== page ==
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My Knives - Part 1

Hi Tribe!

Many of you have asked me about the knives I own and use. In this post, I will showcase all of my knives and endeavor to explain why I favor each particular model. I have divided this post into three sections: combat blades, bushcraft / utility knives, and throwing knives. In this post, I will focus on combat blades.

Below you can see all the knives that I have.



In this photo are also knives that I am not using them neither for combat, throwing or utilitarian activities.

I want to underline from the beginning that I rarely use a folding knife as a primary combat tool, and when I do, it's typically because I don't have any other option available. Why do I avoid using folding knives? I will address this question by outlining some general weaknesses of folding knives, as well as specific drawbacks of the particular model in question.

First and foremost, folding knives are constructed from multiple parts, which increases the likelihood of malfunctions. Perhaps I need to quickly deploy a folding knife, only to find that the blade is stuck or that the opening mechanism, especially if it relies on a button, fails to function. Moreover, opening a folding knife requires fine motor skills, which can be compromised in a high-stress situation where adrenaline is coursing through the body. Even if the folding knife features an Emerson opening mechanism, extracting it from a pocket still necessitates a delicate grip, which may prove challenging under pressure.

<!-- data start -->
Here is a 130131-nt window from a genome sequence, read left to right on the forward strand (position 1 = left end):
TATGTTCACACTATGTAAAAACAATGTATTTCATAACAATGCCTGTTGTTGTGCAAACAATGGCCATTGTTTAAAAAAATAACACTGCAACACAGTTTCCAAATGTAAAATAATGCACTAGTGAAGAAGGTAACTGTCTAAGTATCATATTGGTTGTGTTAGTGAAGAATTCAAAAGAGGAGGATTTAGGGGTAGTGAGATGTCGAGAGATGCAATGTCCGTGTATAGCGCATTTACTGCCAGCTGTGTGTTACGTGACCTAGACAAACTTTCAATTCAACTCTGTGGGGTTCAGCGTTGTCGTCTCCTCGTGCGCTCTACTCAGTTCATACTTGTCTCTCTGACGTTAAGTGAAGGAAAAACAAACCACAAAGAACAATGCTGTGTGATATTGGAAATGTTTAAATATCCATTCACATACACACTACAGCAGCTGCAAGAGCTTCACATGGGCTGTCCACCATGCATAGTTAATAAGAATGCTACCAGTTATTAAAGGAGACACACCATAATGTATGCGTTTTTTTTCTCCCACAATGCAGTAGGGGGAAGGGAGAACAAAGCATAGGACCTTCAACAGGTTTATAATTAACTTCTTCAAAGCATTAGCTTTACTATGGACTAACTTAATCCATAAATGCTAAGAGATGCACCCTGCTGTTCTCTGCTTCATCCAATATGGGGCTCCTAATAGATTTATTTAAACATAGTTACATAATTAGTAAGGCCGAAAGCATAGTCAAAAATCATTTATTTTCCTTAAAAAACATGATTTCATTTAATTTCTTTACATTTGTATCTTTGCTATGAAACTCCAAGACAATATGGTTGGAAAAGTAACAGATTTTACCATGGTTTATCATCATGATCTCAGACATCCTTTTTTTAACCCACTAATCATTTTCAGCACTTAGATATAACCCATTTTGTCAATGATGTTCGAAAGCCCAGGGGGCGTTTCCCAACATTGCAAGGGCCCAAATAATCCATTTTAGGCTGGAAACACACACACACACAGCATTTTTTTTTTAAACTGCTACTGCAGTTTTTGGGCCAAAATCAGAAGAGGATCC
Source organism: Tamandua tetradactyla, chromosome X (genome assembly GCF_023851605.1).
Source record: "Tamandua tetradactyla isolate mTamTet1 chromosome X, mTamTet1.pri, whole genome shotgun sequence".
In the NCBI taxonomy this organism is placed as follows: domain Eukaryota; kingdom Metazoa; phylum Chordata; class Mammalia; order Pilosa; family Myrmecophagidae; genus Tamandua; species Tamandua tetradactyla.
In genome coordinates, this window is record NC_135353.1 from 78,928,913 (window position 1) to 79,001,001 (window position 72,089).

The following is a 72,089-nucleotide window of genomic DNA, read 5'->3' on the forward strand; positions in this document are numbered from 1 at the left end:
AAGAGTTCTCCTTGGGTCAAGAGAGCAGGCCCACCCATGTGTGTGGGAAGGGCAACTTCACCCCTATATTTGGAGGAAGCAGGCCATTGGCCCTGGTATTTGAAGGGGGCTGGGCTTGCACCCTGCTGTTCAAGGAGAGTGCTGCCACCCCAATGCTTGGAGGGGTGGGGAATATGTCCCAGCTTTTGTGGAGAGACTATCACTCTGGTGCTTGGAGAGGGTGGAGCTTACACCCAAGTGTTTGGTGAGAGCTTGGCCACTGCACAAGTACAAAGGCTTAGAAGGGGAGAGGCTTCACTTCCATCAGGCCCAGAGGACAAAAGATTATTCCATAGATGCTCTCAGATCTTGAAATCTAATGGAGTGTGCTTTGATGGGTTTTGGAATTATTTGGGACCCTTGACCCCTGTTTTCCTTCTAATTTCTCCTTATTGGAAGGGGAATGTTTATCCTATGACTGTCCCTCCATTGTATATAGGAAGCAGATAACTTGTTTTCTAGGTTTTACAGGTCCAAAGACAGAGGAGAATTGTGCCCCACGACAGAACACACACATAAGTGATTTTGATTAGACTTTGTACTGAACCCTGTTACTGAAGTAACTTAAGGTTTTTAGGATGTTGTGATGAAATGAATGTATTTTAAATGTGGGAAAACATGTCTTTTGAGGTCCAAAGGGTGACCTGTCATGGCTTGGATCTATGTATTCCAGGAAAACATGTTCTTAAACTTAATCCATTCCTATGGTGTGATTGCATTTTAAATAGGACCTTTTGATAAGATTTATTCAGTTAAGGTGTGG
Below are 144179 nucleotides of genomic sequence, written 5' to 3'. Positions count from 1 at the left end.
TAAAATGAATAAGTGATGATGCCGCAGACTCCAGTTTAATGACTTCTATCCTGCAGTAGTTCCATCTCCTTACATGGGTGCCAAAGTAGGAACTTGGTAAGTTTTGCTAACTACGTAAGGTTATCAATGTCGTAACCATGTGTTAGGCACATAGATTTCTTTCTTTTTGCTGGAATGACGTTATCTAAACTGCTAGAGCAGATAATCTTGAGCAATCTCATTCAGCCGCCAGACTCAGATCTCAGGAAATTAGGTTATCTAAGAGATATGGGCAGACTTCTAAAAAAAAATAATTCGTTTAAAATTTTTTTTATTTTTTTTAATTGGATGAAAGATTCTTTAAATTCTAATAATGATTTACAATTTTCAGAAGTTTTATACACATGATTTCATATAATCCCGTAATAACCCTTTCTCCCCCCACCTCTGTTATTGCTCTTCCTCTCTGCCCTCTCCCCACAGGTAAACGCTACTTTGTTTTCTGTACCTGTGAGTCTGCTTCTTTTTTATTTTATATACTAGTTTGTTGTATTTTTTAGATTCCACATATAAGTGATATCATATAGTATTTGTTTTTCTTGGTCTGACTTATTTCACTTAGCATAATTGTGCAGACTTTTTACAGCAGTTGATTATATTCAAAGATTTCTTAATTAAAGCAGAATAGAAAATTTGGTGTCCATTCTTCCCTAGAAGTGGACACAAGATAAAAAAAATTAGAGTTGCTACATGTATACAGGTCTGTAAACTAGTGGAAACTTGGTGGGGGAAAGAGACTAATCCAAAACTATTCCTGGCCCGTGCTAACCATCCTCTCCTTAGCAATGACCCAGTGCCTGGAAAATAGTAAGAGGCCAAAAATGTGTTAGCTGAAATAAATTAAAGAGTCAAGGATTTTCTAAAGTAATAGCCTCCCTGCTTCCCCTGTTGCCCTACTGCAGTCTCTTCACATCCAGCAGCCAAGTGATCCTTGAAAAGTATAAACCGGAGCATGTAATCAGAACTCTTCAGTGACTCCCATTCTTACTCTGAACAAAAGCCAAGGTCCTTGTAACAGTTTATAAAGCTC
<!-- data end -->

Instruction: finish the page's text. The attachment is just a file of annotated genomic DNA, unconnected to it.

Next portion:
While carrying a folding knife in a side pocket may facilitate quicker blade deployment, the presence of a clip makes it conspicuous, diminishing the element of surprise. In contrast, fixed-blade knives do not suffer from these weaknesses. Regarding one of the specific model of folding knife that I possess and you can see in the picture below(Spyderco Tasman Salt 2), its highly curved blade makes performing stabbing attacks difficult. Given that penetration movements are often effective in stopping a target quickly, this curved blade design is less than ideal for combat scenarios.

I primarily carry this folding knife for utility tasks and perhaps emergency situations, such as cutting a seatbelt in an accident. Of course, in the absence of other options, it is still preferable to being unarmed.


The folding knives that I have are the next:

  • Spyderco Tasman Salt 2

  • Spyderco Delica 4

  • CRKT M16-01S

  • Leatherman Skeletool

Non of this folding knives are not equipped with the an Emerson system for fast deployment. This system will make the process of opening the blade faster easier.

As an idea, I was already sharing in one of the preview video a method to improvise an Emerson system using a plastic zip tie. I will show again here in case you skipped that video.





Now, I will turn my attention to the fixed-blade knives that I carry specifically for combat purposes. These knives are reserved solely for combat and are not utilized for cutting boxes or other utility tasks. In the following image, you can observe the assortment of knives I carry, which vary depending on the environment and the nature of my activities.